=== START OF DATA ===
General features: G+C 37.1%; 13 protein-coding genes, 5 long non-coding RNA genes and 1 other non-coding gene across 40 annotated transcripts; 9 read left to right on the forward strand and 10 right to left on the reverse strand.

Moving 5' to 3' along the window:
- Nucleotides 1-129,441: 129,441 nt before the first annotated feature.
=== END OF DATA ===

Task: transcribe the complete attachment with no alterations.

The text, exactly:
General features: G+C 37.1%; 13 protein-coding genes, 5 long non-coding RNA genes and 1 other non-coding gene across 40 annotated transcripts; 9 read left to right on the forward strand and 10 right to left on the reverse strand.

Moving 5' to 3' along the window:
- Nucleotides 1-129,441: 129,441 nt before the first annotated feature.